3. There’s still more to learn. From headline writing, to social media promotion and engagement, to learning WordPress and SEO, blogging was an excellent practical teacher. I write benefit-driven copy every day for work, but unfettered writing is a rich source of creativity and sometimes loosens up any writer’s block when the muse forgets to visit my keyboard.
  4. I finally have a clear focus. Over the past year of not blogging at all, I had time to think about my strengths and a good reason to keep the blog alive. It occurred to me that my passions of reading books and cookbooks (yes, I read cookbooks and sometimes I cook from them) will be a tidy, purposeful niche for my blog. Soon, you should see posts from me on how to pick books for your book club, must-have cookbooks, and so on.

Thank you for reading, and I hope you’ll be hearing more from me—of cooks and books—very soon.

 

I Found my Dream Job by Blogging

If I tell you how I found my dream job, will it help you get yours? Maybe not.

Job hunting isn’t like following a recipe. What worked for me may not work for you. That said, I want to share my job search story because it’s a little unusual and it has a happy ending. Just for giggles, let’s pretend it was a recipe. If my job hunt was like baking a cake it would go a little something like this:

Ingredients:

– Free time punctuated by bursts of consulting and childcare

– Twitter handle

– WordPress site

– Copious blog entries on casseroles, soups, and cakes

– Massive network expansion and new friends

Directions:

1. Quit great project management job with a lovely organization in order to spend more time with young children.

2. Spend time contemplating the gnawing feeling that past wonderful jobs and winding career track (biologist to budget analyst to public affairs to project manager) were somehow not fulfilling work.

3. Hang a shingle out as a consultant and start to define what fulfilling work would look like.

4. Cast a wide net for new assignments in, well, anything – project management, writing, scientific communications, copywriting, food safety, communications, public relations, etc. etc.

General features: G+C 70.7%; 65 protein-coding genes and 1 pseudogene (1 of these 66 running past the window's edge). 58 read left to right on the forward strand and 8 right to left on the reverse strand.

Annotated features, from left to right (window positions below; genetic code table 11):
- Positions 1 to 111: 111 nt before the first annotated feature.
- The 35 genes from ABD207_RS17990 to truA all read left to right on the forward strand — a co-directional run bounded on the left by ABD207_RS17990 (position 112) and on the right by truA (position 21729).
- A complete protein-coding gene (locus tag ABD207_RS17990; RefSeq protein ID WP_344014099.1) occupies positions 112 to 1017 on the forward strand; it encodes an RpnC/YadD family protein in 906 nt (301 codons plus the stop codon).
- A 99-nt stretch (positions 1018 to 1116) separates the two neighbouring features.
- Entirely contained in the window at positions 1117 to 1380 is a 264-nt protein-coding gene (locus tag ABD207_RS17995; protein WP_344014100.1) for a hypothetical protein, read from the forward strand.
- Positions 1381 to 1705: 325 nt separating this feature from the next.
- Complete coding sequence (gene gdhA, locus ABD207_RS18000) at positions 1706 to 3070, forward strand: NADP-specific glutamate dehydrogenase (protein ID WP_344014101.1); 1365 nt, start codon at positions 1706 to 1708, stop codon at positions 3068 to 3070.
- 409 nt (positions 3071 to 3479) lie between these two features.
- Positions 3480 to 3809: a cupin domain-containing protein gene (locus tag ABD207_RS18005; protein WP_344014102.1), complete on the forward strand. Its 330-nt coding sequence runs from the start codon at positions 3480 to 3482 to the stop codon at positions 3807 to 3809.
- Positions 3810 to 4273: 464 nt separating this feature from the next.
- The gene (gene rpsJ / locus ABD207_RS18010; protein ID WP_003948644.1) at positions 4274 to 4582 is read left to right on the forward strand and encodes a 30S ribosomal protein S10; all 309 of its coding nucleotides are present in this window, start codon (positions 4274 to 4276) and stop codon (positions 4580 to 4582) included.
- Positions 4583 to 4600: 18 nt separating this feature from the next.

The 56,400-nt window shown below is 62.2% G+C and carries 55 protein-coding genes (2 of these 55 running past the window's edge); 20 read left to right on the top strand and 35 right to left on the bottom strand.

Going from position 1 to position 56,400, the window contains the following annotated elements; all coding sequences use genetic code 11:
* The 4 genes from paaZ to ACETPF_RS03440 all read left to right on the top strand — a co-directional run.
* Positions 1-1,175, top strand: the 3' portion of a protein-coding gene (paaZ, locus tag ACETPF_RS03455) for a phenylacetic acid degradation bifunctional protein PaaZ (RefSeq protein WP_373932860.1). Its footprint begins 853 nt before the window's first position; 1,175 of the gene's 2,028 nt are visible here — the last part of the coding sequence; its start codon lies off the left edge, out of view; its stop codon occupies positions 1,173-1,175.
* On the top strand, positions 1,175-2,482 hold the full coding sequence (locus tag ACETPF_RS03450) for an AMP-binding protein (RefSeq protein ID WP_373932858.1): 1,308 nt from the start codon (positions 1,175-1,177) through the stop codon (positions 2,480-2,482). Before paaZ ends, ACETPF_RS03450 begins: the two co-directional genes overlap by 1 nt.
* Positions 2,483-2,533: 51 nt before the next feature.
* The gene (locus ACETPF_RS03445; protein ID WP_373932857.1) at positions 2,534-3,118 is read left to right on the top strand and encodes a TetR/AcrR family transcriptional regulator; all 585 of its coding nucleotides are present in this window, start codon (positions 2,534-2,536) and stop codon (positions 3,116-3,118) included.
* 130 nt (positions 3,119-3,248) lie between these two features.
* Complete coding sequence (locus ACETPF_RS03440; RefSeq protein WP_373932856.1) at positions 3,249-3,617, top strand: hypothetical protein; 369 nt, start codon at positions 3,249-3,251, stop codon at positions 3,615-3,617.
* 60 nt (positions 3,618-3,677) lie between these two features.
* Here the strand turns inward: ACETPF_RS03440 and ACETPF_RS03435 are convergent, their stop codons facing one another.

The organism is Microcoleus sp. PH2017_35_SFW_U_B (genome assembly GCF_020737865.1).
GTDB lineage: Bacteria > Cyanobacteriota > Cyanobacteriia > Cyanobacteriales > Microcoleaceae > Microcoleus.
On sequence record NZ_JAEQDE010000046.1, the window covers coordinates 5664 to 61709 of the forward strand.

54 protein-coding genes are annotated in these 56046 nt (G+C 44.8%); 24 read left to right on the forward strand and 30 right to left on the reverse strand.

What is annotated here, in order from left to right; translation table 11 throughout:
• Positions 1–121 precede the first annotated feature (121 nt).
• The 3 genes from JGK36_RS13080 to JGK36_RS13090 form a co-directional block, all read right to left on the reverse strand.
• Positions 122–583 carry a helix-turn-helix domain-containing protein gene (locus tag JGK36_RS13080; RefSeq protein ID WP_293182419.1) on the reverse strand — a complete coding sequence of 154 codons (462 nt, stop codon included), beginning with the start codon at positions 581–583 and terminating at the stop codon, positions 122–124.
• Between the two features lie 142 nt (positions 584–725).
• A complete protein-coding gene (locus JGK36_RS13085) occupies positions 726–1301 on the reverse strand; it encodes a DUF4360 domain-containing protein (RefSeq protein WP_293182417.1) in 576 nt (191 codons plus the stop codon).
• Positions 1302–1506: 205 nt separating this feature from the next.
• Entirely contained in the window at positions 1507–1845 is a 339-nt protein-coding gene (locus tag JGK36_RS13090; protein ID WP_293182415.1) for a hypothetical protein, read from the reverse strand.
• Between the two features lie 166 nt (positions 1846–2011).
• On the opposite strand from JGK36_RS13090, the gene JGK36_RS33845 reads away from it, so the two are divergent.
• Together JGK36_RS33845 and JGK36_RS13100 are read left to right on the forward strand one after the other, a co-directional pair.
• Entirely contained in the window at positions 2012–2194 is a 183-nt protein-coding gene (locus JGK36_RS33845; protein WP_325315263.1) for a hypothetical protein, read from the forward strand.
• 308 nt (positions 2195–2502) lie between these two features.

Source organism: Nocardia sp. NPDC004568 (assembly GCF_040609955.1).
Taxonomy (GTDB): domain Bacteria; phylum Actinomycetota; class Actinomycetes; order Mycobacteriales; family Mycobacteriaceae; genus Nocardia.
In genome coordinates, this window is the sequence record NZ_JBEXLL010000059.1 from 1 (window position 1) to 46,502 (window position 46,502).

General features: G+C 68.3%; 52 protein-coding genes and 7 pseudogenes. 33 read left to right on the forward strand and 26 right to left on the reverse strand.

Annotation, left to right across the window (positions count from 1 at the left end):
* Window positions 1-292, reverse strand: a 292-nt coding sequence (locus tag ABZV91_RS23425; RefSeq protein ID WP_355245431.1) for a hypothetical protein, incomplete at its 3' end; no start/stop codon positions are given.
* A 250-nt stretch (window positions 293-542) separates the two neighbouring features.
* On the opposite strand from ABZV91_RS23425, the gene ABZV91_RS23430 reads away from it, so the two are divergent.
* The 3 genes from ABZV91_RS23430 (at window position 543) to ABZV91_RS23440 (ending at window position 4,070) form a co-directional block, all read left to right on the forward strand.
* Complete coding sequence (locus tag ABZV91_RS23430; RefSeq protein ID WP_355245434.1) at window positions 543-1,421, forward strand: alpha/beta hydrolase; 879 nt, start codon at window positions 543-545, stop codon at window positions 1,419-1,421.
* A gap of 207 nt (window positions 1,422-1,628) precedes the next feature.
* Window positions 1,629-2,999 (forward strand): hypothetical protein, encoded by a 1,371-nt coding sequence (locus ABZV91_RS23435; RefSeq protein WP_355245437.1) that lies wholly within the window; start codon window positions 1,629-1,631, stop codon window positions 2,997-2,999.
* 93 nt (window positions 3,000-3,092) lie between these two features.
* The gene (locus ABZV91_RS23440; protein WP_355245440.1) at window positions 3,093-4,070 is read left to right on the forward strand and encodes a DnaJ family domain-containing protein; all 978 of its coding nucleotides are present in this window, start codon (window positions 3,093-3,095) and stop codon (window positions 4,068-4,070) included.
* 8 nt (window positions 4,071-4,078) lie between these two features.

5. Learn Twitter, wrestle with WordPress, network through LinkedIn, dip a toe into SEO, and dabble in Facebook.

6. Take self-indulgent detours in posting recipes and family pictures.

7. Begin to identify as a food blogger, meet fellow food bloggers, and become totally inspired by all things food.

8. Mystify husband by diving into social media, gluing butt to couch, and calling it “job hunting.”

9. Have an epiphany that fulfilling work and dream job is to write for a firm on the full continuum of food from farm to fork.

10. Shout the new, detailed dream job to close friends, former colleagues, strangers, and the @world.

11. Start fielding offers on several possible positions that look very much like the dream job.

11. Two weeks later, walk into a party, get introduced as a freelance food writer, and get asked, “Hey, are you interested in a full-time job writing about food for a Fortune 500 firm 3 miles from your house?”

12. Accept dream job position and count blessings for the time to dream and friends willing to open doors and network.

As you can see, my job search was not linear. It involved six months of quasi-tortuous self-reflection and relentless networking.

If I can share any advice on what worked for me, it’s this: I allowed myself time to focus on what I really wanted to do with my life, I built up my confidence through blogging that I could write about food for a living, I found my niche and what made me happy, and then I doggedly worked to make my dream job a reality.

I will also add the notion that while it looks like “I” found my dream job, I believe that by listening, questioning, dwelling, dabbling, sharing, creating, and helping others that the larger community found me my dream job.

Farm to Fork: Oink Outing

This is the second in a series of posts about food from farm to fork, dirt to dinner, field to table, or however you think food gets into your kitchen. 

Where does bacon come from? Let’s ask Lisa and Homer Simpson.

Lisa: I’m going to become a vegetarian

Homer: Does that mean you’re not going to eat any pork?

Lisa: Yes.

Homer: Bacon?

Lisa: Yes, Dad.

Homer: Ham?

Lisa: Dad, all those meats come from the same animal.

Homer: Right, Lisa, some wonderful, magical animal!

Minnesota Pork is betting that many of us may not quite understand just how pigs on a farm become bacon on our breakfast plate. They organize Oink Outings and bring city folks to pig farms with a mission to demonstrate how farmers care for and raise pigs. Why would they do this? Well, farmers want to tell their part of the story.

“Oink Outings connect you with the Minnesota farmers who help ensure chefs and families can put healthy, nutritious pork on the dinner plate. We give you a behind-the-scenes look at Minnesota pig farms and pass along mouth-watering recipes from renowned local chefs.”

Our tour group and Wakefield Pork staff

Driving in the Minnesota countryside, neat and leafy fields of corn, soybeans, wheat, and sugar beets are commonplace. How high is the corn? A short drive can tell you. It’s also easy to see cows and even bison grazing. But, where are the pigs?

I think that’s one of the reasons Minnesota Pork is taking the trouble to bring groups to pig farms – visibility. How can we get a better understanding of how pigs are raised when we can’t even see them. Pigs are usually raised in contained, temperature-controlled facilities to protect the pigs from diseases like the PRRS virus and keep the animals comfortable during hot summers and bitterly cold winters.